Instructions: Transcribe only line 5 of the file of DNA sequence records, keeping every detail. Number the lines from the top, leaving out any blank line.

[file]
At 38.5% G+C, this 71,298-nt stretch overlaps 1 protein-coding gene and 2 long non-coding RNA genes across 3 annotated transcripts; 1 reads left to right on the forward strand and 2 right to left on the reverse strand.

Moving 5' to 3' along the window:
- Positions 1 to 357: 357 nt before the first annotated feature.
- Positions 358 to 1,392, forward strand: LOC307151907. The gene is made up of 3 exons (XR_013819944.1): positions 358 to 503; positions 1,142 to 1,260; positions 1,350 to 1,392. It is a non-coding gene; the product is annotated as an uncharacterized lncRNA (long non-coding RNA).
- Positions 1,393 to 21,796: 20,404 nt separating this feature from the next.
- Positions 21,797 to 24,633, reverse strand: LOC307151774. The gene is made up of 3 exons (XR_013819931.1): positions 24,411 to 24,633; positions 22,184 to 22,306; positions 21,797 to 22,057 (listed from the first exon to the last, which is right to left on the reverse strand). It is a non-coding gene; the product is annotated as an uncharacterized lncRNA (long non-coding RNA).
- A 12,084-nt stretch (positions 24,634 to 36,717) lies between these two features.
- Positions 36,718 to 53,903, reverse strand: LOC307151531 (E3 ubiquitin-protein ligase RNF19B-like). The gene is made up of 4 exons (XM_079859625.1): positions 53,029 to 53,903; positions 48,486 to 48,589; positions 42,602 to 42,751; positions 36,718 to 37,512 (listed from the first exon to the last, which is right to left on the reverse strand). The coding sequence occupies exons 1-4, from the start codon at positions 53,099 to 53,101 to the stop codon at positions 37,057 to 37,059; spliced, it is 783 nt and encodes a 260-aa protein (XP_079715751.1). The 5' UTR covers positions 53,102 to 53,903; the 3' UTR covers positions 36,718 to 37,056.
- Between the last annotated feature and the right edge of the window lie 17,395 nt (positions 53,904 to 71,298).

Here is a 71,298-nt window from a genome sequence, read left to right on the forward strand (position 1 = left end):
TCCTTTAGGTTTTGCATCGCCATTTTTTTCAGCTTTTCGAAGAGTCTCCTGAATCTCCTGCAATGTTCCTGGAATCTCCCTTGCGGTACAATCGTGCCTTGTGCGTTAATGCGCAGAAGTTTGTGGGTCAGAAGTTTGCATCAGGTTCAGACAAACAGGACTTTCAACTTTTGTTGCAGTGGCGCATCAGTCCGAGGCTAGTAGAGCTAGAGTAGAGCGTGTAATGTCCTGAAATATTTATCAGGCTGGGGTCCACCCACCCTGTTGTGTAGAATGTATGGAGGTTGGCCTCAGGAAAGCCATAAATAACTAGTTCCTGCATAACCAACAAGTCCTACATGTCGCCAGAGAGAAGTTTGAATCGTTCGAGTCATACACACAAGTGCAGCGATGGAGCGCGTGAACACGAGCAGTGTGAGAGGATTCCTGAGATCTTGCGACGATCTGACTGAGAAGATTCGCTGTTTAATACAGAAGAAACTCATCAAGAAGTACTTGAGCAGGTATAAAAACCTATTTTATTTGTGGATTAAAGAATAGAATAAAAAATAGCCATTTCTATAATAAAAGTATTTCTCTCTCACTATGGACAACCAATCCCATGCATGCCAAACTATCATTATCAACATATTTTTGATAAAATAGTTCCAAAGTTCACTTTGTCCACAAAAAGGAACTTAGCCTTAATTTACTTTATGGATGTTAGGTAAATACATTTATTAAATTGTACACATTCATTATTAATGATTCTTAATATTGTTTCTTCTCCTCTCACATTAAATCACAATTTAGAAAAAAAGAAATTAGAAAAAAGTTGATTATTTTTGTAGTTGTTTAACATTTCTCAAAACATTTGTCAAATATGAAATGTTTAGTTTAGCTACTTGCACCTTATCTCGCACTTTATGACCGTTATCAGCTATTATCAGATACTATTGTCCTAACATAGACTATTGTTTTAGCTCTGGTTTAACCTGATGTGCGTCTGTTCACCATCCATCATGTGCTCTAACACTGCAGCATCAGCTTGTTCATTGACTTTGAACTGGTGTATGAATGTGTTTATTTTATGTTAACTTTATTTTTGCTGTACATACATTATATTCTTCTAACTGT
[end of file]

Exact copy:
- Positions 1,393 to 21,796: 20,404 nt separating this feature from the next.